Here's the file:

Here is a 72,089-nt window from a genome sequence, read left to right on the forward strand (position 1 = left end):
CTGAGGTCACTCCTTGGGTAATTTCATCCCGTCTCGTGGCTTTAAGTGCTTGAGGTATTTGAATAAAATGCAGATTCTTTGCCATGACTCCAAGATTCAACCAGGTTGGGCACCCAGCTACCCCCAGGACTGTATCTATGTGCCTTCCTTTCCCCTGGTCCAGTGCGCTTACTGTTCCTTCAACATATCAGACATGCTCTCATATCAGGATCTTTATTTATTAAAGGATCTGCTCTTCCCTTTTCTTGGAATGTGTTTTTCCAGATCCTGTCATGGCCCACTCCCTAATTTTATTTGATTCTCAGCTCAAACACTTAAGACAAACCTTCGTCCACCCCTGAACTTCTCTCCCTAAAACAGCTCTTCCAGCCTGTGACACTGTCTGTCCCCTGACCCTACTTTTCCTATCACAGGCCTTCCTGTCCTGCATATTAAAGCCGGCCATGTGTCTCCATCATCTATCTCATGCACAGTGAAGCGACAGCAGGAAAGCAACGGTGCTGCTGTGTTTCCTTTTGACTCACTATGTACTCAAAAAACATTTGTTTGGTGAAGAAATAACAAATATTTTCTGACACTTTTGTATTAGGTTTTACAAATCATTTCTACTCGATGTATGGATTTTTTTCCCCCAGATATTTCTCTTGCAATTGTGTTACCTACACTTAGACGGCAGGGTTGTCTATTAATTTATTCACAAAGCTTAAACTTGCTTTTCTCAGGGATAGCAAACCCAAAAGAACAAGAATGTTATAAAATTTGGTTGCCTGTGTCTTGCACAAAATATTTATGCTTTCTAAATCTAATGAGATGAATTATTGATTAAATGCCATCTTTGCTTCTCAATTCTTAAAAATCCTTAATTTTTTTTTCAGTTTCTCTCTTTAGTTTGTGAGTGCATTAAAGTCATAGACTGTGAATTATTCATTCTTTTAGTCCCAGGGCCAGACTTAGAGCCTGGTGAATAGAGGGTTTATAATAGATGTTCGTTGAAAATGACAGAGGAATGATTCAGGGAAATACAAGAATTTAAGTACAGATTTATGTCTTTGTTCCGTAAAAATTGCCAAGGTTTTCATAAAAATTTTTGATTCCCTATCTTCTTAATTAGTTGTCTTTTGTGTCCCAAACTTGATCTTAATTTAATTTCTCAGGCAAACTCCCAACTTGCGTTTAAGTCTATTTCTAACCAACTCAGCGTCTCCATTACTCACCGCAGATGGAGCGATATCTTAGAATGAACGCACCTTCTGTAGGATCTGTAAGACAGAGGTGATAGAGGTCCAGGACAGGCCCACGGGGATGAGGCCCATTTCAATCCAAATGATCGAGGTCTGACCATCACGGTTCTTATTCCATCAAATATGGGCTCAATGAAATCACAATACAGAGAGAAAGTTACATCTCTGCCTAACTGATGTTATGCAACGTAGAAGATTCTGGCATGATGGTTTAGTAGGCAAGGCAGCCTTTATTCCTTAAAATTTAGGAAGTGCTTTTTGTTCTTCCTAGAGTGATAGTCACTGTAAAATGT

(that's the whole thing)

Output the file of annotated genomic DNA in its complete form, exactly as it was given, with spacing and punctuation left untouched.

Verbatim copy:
Here is a 72,089-nt window from a genome sequence, read left to right on the forward strand (position 1 = left end):
CTGAGGTCACTCCTTGGGTAATTTCATCCCGTCTCGTGGCTTTAAGTGCTTGAGGTATTTGAATAAAATGCAGATTCTTTGCCATGACTCCAAGATTCAACCAGGTTGGGCACCCAGCTACCCCCAGGACTGTATCTATGTGCCTTCCTTTCCCCTGGTCCAGTGCGCTTACTGTTCCTTCAACATATCAGACATGCTCTCATATCAGGATCTTTATTTATTAAAGGATCTGCTCTTCCCTTTTCTTGGAATGTGTTTTTCCAGATCCTGTCATGGCCCACTCCCTAATTTTATTTGATTCTCAGCTCAAACACTTAAGACAAACCTTCGTCCACCCCTGAACTTCTCTCCCTAAAACAGCTCTTCCAGCCTGTGACACTGTCTGTCCCCTGACCCTACTTTTCCTATCACAGGCCTTCCTGTCCTGCATATTAAAGCCGGCCATGTGTCTCCATCATCTATCTCATGCACAGTGAAGCGACAGCAGGAAAGCAACGGTGCTGCTGTGTTTCCTTTTGACTCACTATGTACTCAAAAAACATTTGTTTGGTGAAGAAATAACAAATATTTTCTGACACTTTTGTATTAGGTTTTACAAATCATTTCTACTCGATGTATGGATTTTTTTCCCCCAGATATTTCTCTTGCAATTGTGTTACCTACACTTAGACGGCAGGGTTGTCTATTAATTTATTCACAAAGCTTAAACTTGCTTTTCTCAGGGATAGCAAACCCAAAAGAACAAGAATGTTATAAAATTTGGTTGCCTGTGTCTTGCACAAAATATTTATGCTTTCTAAATCTAATGAGATGAATTATTGATTAAATGCCATCTTTGCTTCTCAATTCTTAAAAATCCTTAATTTTTTTTTCAGTTTCTCTCTTTAGTTTGTGAGTGCATTAAAGTCATAGACTGTGAATTATTCATTCTTTTAGTCCCAGGGCCAGACTTAGAGCCTGGTGAATAGAGGGTTTATAATAGATGTTCGTTGAAAATGACAGAGGAATGATTCAGGGAAATACAAGAATTTAAGTACAGATTTATGTCTTTGTTCCGTAAAAATTGCCAAGGTTTTCATAAAAATTTTTGATTCCCTATCTTCTTAATTAGTTGTCTTTTGTGTCCCAAACTTGATCTTAATTTAATTTCTCAGGCAAACTCCCAACTTGCGTTTAAGTCTATTTCTAACCAACTCAGCGTCTCCATTACTCACCGCAGATGGAGCGATATCTTAGAATGAACGCACCTTCTGTAGGATCTGTAAGACAGAGGTGATAGAGGTCCAGGACAGGCCCACGGGGATGAGGCCCATTTCAATCCAAATGATCGAGGTCTGACCATCACGGTTCTTATTCCATCAAATATGGGCTCAATGAAATCACAATACAGAGAGAAAGTTACATCTCTGCCTAACTGATGTTATGCAACGTAGAAGATTCTGGCATGATGGTTTAGTAGGCAAGGCAGCCTTTATTCCTTAAAATTTAGGAAGTGCTTTTTGTTCTTCCTAGAGTGATAGTCACTGTAAAATGT